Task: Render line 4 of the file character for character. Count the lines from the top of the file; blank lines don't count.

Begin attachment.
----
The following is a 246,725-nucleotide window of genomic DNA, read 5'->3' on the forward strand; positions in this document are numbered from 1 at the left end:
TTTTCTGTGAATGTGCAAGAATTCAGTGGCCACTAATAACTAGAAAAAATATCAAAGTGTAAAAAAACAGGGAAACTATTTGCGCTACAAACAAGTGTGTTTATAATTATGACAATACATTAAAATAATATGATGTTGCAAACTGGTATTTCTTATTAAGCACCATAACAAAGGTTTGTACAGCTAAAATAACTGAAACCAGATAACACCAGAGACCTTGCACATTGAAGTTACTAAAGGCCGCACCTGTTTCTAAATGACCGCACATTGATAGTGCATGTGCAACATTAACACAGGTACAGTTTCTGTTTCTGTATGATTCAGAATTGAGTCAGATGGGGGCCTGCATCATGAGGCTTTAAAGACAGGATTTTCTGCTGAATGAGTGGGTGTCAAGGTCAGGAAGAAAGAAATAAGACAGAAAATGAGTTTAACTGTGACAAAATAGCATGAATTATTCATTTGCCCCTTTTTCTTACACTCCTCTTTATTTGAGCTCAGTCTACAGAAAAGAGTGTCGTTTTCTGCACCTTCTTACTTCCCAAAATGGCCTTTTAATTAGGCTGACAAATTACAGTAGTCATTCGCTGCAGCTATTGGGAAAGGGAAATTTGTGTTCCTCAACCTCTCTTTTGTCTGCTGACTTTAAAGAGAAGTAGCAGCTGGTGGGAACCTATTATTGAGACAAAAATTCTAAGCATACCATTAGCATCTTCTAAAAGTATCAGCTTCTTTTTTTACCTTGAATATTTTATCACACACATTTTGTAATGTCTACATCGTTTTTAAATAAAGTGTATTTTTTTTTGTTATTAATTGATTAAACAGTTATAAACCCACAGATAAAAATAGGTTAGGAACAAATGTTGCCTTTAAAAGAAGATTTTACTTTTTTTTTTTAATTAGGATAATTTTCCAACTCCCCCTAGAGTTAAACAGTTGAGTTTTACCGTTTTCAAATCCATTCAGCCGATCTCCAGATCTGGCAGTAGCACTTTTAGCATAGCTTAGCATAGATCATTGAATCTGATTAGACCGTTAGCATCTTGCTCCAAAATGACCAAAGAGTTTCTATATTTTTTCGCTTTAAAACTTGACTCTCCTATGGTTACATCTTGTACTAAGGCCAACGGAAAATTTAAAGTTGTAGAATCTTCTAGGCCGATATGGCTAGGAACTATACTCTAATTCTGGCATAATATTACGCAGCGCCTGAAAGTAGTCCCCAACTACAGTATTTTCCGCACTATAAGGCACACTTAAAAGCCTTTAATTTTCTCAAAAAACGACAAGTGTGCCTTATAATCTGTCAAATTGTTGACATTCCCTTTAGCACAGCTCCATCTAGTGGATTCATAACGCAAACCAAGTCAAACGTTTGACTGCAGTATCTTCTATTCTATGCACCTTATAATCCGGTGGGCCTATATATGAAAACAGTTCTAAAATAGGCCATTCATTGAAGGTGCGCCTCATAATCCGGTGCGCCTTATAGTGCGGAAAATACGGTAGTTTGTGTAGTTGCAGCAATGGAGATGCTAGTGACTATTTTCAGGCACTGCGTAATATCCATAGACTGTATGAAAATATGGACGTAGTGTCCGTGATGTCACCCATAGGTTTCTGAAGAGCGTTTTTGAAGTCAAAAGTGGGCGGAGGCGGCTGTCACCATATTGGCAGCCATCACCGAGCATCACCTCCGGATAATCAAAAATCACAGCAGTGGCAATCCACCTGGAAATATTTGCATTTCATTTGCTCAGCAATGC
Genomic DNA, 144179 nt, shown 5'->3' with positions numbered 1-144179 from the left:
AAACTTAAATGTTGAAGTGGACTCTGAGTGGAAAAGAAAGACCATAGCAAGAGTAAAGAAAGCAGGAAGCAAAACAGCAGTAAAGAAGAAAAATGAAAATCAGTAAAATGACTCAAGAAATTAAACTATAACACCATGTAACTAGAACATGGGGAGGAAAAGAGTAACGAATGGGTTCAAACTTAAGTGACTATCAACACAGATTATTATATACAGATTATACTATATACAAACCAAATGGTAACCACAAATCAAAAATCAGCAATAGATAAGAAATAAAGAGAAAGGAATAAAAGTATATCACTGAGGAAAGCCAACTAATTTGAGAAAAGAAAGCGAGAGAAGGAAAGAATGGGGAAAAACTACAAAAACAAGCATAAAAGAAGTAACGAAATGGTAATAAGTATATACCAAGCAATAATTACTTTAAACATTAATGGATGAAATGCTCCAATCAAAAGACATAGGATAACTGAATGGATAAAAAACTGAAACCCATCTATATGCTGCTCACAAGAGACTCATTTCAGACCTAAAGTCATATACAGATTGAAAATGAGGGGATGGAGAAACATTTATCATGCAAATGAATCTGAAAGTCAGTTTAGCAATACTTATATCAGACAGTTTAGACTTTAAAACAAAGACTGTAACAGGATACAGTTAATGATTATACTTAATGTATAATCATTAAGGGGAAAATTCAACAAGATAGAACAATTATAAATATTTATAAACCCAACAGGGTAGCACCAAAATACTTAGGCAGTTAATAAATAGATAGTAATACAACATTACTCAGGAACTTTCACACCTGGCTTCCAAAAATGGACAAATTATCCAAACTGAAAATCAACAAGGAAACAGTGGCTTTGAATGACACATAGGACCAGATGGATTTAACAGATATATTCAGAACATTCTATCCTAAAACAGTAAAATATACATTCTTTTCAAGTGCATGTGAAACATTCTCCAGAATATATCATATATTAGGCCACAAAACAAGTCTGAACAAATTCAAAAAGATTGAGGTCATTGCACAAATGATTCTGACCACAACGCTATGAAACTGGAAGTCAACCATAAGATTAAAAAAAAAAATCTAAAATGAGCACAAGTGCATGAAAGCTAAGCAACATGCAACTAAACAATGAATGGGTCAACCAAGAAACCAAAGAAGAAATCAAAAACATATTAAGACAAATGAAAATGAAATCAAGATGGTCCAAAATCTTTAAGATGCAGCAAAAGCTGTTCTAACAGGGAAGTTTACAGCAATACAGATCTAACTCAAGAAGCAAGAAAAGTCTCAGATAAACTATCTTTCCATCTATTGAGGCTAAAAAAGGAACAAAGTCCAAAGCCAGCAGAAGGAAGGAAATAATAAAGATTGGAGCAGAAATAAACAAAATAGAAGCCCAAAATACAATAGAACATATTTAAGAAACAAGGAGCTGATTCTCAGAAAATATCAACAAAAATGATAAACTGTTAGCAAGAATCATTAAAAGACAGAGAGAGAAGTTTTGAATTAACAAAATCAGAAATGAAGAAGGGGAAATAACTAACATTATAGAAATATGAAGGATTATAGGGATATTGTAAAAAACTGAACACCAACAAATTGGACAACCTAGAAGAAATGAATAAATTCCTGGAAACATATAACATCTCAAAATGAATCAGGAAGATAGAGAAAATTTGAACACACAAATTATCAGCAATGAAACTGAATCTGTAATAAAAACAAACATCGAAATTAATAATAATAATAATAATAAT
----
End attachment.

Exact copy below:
AAACTTAAATGTTGAAGTGGACTCTGAGTGGAAAAGAAAGACCATAGCAAGAGTAAAGAAAGCAGGAAGCAAAACAGCAGTAAAGAAGAAAAATGAAAATCAGTAAAATGACTCAAGAAATTAAACTATAACACCATGTAACTAGAACATGGGGAGGAAAAGAGTAACGAATGGGTTCAAACTTAAGTGACTATCAACACAGATTATTATATACAGATTATACTATATACAAACCAAATGGTAACCACAAATCAAAAATCAGCAATAGATAAGAAATAAAGAGAAAGGAATAAAAGTATATCACTGAGGAAAGCCAACTAATTTGAGAAAAGAAAGCGAGAGAAGGAAAGAATGGGGAAAAACTACAAAAACAAGCATAAAAGAAGTAACGAAATGGTAATAAGTATATACCAAGCAATAATTACTTTAAACATTAATGGATGAAATGCTCCAATCAAAAGACATAGGATAACTGAATGGATAAAAAACTGAAACCCATCTATATGCTGCTCACAAGAGACTCATTTCAGACCTAAAGTCATATACAGATTGAAAATGAGGGGATGGAGAAACATTTATCATGCAAATGAATCTGAAAGTCAGTTTAGCAATACTTATATCAGACAGTTTAGACTTTAAAACAAAGACTGTAACAGGATACAGTTAATGATTATACTTAATGTATAATCATTAAGGGGAAAATTCAACAAGATAGAACAATTATAAATATTTATAAACCCAACAGGGTAGCACCAAAATACTTAGGCAGTTAATAAATAGATAGTAATACAACATTACTCAGGAACTTTCACACCTGGCTTCCAAAAATGGACAAATTATCCAAACTGAAAATCAACAAGGAAACAGTGGCTTTGAATGACACATAGGACCAGATGGATTTAACAGATATATTCAGAACATTCTATCCTAAAACAGTAAAATATACATTCTTTTCAAGTGCATGTGAAACATTCTCCAGAATATATCATATATTAGGCCACAAAACAAGTCTGAACAAATTCAAAAAGATTGAGGTCATTGCACAAATGATTCTGACCACAACGCTATGAAACTGGAAGTCAACCATAAGATTAAAAAAAAAAATCTAAAATGAGCACAAGTGCATGAAAGCTAAGCAACATGCAACTAAACAATGAATGGGTCAACCAAGAAACCAAAGAAGAAATCAAAAACATATTAAGACAAATGAAAATGAAATCAAGATGGTCCAAAATCTTTAAGATGCAGCAAAAGCTGTTCTAACAGGGAAGTTTACAGCAATACAGATCTAACTCAAGAAGCAAGAAAAGTCTCAGATAAACTATCTTTCCATCTATTGAGGCTAAAAAAGGAACAAAGTCCAAAGCCAGCAGAAGGAAGGAAATAATAAAGATTGGAGCAGAAATAAACAAAATAGAAGCCCAAAATACAATAGAACATATTTAAGAAACAAGGAGCTGATTCTCAGAAAATATCAACAAAAATGATAAACTGTTAGCAAGAATCATTAAAAGACAGAGAGAGAAGTTTTGAATTAACAAAATCAGAAATGAAGAAGGGGAAATAACTAACATTATAGAAATATGAAGGATTATAGGGATATTGTAAAAAACTGAACACCAACAAATTGGACAACCTAGAAGAAATGAATAAATTCCTGGAAACATATAACATCTCAAAATGAATCAGGAAGATAGAGAAAATTTGAACACACAAATTATCAGCAATGAAACTGAATCTGTAATAAAAACAAACATCGAAATTAATAATAATAATAATAATAAT